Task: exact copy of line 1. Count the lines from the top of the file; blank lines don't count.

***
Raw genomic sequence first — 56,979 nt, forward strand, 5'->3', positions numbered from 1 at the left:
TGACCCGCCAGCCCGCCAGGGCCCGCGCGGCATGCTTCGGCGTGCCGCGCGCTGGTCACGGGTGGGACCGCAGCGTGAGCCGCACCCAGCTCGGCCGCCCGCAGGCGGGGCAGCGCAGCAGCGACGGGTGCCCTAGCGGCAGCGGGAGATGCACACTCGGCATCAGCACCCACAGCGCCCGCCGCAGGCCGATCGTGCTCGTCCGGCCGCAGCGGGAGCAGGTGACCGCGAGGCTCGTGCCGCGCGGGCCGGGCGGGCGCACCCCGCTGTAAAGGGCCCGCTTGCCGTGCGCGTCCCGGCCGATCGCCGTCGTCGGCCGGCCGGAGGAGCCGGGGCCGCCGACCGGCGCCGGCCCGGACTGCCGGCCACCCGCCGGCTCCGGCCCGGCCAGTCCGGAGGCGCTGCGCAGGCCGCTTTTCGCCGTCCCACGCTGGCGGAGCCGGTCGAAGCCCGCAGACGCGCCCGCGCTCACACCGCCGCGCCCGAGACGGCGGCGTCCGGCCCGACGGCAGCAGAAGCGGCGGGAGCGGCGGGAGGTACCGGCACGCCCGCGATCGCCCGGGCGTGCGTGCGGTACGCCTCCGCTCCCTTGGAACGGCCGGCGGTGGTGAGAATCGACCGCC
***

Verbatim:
Raw genomic sequence first — 56,979 nt, forward strand, 5'->3', positions numbered from 1 at the left: